Jim Doan, founder and CEO of Oxx Products, claims to have built “The World’s Toughest Coffee Maker” when he developed the CoffeeBoxx.
So how does he prove it? Doan invited “Daily Planet,” a show on Discovery Canada’s cable channel, to lower a 4,200-pound Jeep on his portable K-cup coffee brewers.
Doan , who is beginning to roll out his product out into the retail market, was being filmed this week by Cinnerific, a Grand Rapids video production firm, for an upcoming episode of the show.
The $299 CoffeeBoxx is made of a sturdy plastic designed to brew gourmet coffee at construction sites, in the wilderness or anywhere else where traditional k-cup coffee makers would not survive.
Doan hopes his truck-on-the-CoffeeBoxx demonstration will become as powerful as the Krazy Glue commercial in which a construction worker was suspended from a hardhat glued to an I-beam. “That was the moment of proof,” he said.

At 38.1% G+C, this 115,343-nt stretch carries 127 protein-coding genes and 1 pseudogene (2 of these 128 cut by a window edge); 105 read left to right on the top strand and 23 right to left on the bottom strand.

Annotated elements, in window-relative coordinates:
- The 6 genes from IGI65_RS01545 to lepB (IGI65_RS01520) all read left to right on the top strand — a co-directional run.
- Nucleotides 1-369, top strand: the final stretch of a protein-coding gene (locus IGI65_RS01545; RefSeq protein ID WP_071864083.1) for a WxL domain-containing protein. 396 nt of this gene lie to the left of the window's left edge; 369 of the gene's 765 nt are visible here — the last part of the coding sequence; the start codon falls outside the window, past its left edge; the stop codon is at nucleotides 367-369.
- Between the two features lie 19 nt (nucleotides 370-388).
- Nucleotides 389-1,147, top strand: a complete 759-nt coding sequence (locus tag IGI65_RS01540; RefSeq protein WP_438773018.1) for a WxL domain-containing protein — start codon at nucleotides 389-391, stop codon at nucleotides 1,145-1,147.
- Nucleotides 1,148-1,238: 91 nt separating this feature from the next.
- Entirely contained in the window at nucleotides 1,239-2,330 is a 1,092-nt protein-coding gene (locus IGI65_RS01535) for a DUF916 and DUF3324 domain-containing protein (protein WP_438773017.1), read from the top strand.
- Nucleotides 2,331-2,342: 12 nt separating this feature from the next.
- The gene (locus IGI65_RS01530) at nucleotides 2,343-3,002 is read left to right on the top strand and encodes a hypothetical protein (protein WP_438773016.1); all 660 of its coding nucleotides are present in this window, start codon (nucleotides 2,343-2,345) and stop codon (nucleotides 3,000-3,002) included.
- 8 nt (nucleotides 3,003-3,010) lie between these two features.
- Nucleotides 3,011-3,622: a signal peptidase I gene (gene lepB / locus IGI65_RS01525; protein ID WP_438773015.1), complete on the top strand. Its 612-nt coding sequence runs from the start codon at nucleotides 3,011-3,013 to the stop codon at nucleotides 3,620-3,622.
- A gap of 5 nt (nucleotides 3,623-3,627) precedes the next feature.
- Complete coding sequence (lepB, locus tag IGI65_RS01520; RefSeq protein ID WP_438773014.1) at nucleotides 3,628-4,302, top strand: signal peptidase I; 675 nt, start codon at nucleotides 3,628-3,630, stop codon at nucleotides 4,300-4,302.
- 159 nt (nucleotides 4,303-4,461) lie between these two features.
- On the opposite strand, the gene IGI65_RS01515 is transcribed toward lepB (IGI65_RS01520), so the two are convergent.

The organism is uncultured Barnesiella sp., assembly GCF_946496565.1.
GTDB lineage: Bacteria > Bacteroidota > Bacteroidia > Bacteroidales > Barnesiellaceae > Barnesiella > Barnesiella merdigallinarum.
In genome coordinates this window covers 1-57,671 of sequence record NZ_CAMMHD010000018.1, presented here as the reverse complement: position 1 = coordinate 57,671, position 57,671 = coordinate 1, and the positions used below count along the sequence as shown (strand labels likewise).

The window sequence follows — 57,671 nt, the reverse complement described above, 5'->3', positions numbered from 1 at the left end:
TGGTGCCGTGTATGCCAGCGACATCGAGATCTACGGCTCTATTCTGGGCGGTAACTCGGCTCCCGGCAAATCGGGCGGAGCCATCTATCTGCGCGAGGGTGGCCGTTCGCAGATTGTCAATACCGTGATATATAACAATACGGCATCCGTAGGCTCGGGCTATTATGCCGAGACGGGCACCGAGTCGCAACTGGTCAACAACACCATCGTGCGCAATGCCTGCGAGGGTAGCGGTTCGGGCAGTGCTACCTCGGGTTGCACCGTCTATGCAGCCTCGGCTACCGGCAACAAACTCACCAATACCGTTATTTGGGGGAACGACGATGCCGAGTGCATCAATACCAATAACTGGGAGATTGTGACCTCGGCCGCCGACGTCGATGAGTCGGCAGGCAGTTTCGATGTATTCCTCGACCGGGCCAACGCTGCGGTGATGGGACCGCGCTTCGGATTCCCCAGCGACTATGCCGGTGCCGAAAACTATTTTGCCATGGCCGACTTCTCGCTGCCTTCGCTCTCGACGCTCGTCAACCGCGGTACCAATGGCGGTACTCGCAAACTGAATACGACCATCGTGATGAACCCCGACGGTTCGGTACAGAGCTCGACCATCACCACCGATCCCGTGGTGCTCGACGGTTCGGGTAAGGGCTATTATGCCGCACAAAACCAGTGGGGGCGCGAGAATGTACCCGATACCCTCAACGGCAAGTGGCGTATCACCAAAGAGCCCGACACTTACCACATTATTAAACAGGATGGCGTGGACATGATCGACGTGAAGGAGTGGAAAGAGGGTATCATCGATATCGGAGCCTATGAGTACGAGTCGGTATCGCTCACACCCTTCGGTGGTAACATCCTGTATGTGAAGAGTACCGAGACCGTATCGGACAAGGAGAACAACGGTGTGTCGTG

“Coffee is such a big part of workplace culture,” said Doan, who raised more than $60,000 through a Kickstarter campaign last year to develop and build the CoffeeBoxx.
“Oxx has designed the Coffeeboxx with the construction worker in mind. We know that if it works for him it will work for the camper, hunter, boater, tailgater, RVer and other outdoor enthusiasts,” Doan said.
“The Coffeeboxx is engineered with a crush proof body and impact resistant materials, and is the first coffee brewer certified to be dust and waterproof,” according to the company’s press release. “The Coffeeboxx has been field tested in extreme conditions and passed all areas of durability and resistance.”
Oxx Design Engineer Nick Hayhoe said the plastic injection-molded box was designed with internal structures to carry the load while the brewing mechanism rides in an internal chassis. The CoffeeBoxx is built in China and will be marketed from their offices at 120 Ionia Avenue SW.
Compatible with all K-cup- style pods, the CoffeeBoxx has a spill-proof 2.5 liter water tank, the largest in the industry, according to its sales literature. Weighing 11 pounds, the Coffeeboxx features a rubberized carrying handle and a retractable cord.
For the ultra-remote location, the company’s web site also sells an inverter that allows the coffee maker to operate from the 12-volt electrical system found on cars and trucks.